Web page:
A single story I have heard about youth is that the ones who act out at school are just bad kids who misbehave. This made me think back to reading Nakkula and Toshalis, and about Antwon and Ms. Peterson. She thought he was just disruptive and a trouble maker, but when she made a more personal connection and got to know him, she saw that he was having trouble with testing and she was able to have a positive impact on him. When you get one idea of someone if your head, it can stop you from seeing all of their strengths and potential.
Tuesday, November 10, 2015
Danger of a single story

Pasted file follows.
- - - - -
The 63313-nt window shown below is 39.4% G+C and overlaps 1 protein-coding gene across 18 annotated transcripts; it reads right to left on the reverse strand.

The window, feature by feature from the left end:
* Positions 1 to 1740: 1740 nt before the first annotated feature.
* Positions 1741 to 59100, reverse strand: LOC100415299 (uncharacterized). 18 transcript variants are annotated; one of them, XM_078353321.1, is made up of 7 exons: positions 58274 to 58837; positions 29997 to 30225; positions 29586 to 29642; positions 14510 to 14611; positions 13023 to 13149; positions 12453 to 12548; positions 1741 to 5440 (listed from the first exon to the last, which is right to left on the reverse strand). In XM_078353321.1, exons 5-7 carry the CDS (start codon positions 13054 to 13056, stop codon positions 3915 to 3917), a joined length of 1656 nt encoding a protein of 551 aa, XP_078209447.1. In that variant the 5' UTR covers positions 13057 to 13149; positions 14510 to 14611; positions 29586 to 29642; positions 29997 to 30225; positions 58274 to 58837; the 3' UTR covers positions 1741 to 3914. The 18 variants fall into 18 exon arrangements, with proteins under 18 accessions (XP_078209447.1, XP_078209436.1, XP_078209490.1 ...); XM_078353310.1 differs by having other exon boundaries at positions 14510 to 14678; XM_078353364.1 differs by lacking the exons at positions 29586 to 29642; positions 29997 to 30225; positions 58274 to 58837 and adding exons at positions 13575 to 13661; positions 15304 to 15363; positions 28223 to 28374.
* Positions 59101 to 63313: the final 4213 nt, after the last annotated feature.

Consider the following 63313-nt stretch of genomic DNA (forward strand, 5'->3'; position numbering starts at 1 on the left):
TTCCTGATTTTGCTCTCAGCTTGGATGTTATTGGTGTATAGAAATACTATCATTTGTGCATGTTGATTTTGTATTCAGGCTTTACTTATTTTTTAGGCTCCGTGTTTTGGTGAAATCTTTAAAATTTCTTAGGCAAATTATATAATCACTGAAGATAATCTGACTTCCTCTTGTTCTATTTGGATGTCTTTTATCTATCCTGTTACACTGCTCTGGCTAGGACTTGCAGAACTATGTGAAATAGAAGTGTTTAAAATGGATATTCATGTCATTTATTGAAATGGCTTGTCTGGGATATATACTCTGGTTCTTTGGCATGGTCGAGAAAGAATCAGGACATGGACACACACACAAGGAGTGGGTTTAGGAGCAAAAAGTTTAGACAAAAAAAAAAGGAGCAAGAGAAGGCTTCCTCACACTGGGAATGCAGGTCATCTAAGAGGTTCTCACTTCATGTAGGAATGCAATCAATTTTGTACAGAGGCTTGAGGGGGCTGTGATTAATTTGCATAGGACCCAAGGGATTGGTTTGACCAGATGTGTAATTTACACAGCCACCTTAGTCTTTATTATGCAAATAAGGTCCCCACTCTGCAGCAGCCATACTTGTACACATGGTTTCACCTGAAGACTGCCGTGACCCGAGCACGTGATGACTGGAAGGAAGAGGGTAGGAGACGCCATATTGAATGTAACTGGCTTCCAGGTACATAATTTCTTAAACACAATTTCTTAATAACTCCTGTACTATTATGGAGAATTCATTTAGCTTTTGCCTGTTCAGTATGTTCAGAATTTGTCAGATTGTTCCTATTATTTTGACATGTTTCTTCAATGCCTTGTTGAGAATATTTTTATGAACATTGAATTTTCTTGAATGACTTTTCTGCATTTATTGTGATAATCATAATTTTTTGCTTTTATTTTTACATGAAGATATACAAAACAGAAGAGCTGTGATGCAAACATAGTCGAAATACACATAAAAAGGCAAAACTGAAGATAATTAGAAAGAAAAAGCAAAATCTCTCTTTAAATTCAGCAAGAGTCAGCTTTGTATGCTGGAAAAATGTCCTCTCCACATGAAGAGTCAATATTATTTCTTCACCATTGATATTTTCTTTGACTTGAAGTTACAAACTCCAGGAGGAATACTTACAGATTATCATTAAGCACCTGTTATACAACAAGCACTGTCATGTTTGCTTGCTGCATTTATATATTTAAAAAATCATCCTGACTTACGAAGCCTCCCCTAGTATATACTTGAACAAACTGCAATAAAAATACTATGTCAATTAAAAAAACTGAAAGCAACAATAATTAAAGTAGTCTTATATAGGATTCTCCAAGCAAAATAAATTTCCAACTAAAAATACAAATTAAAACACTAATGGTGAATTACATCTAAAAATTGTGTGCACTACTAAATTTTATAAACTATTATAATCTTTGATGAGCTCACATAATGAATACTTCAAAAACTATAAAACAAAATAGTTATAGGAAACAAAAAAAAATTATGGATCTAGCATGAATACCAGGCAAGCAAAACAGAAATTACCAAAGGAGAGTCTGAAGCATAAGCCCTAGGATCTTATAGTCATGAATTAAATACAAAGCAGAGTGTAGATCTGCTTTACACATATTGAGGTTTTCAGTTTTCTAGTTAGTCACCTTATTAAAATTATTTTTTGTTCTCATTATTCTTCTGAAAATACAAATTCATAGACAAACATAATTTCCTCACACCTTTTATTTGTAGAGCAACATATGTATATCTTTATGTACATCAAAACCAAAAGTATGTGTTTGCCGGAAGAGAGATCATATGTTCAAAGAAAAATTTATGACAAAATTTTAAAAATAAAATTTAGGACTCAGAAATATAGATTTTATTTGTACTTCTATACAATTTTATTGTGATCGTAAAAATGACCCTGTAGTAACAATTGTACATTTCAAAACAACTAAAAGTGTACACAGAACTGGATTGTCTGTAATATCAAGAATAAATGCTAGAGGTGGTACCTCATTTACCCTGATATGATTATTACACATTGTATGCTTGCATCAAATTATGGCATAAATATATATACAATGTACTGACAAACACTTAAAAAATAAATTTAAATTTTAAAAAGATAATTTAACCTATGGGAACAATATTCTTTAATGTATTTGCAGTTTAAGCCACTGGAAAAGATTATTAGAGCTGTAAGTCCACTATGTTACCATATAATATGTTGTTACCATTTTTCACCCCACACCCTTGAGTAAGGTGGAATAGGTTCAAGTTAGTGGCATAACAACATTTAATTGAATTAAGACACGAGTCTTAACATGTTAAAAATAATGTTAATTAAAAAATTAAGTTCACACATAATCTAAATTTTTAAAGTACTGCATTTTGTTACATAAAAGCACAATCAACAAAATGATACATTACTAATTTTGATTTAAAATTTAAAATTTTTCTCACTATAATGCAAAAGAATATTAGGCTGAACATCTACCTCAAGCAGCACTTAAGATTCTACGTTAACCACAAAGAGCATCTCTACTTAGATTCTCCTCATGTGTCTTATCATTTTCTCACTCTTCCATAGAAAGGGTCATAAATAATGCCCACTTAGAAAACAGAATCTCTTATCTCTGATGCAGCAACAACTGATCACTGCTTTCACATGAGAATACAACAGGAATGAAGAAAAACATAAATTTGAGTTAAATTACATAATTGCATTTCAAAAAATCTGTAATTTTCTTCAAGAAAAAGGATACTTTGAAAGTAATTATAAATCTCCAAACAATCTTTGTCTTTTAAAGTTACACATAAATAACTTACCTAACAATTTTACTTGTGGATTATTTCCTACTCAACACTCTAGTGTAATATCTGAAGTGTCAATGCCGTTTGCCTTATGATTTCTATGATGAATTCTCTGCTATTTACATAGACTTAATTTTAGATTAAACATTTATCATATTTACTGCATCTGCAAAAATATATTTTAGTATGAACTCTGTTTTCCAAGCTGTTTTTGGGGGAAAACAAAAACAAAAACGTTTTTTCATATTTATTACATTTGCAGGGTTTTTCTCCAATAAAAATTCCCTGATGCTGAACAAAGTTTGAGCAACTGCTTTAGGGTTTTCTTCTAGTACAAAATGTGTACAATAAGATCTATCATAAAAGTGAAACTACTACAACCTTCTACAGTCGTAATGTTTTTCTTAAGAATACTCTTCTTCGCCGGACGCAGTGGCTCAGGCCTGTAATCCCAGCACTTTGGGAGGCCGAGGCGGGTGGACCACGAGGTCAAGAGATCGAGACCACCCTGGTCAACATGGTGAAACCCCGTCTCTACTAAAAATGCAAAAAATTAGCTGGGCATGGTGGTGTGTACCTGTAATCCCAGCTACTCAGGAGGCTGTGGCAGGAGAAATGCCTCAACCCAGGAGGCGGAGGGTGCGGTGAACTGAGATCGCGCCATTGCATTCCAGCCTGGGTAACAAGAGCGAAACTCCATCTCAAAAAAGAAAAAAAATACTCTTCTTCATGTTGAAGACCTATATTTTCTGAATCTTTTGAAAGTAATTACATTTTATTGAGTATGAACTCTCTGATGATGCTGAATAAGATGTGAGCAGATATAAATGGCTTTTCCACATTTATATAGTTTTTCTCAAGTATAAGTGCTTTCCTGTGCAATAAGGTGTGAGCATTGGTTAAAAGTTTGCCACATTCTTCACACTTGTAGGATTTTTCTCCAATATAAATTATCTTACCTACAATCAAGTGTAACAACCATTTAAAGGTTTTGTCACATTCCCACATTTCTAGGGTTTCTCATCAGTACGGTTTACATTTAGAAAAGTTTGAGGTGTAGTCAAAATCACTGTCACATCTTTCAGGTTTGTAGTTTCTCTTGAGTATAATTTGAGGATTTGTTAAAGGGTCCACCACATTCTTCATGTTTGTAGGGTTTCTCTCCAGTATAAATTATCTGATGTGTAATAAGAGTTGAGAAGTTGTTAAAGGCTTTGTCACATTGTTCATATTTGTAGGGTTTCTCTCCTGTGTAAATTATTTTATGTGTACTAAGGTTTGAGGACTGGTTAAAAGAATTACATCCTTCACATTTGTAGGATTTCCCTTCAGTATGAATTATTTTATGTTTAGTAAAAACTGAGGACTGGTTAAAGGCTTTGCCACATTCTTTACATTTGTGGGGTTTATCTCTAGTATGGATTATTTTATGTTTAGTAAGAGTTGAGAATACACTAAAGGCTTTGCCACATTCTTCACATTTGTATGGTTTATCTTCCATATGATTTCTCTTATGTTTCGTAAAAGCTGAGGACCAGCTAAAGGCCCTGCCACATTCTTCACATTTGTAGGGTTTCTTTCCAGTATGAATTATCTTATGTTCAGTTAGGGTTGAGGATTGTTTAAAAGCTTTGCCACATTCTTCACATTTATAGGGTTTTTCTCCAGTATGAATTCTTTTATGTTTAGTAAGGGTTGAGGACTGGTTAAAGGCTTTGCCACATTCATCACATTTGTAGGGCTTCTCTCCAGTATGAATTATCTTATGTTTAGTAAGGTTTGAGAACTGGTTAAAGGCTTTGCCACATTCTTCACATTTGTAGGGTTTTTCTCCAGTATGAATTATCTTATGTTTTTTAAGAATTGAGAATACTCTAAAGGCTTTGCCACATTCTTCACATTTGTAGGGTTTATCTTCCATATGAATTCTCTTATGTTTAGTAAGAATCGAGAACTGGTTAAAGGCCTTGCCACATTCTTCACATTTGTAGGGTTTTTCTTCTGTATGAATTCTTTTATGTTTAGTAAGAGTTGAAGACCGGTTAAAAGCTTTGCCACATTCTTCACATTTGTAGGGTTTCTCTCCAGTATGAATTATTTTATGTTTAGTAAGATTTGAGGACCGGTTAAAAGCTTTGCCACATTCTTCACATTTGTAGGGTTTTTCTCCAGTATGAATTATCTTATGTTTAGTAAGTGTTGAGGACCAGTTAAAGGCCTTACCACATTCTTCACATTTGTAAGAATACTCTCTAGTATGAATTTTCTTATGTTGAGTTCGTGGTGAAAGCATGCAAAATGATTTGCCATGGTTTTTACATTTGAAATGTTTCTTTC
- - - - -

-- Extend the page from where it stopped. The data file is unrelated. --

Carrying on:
Chimamanda Ngozi Adichie is one of my favorite speakers to watch on TEDtalks, and I got to watch this particular one in a social work class last week. She talks about the harm that only seeing things, like people, places, and communities, from one perspective, and how that forms prejudice and doesn't allow you to see "the whole picture". What I especially like about this TEDtalk is when Adichie talks about moving in with her roommate, who wants to hear her "tribal" music and wondered how she spoke English so well. Her roommate had already had an idea of what Adichie was like and had made assumptions about Nigeria. Her roommate seemed to be coming from a place of genuine interest and wanted to learn about Adichie, but in the process of only having one story of people from Nigeria made her prejudice against Adichie. In my social work class we discussed further that there are negative ad positive stereotypes, although all stereotypes are damaging and don't leave room for you to see someone's whole story.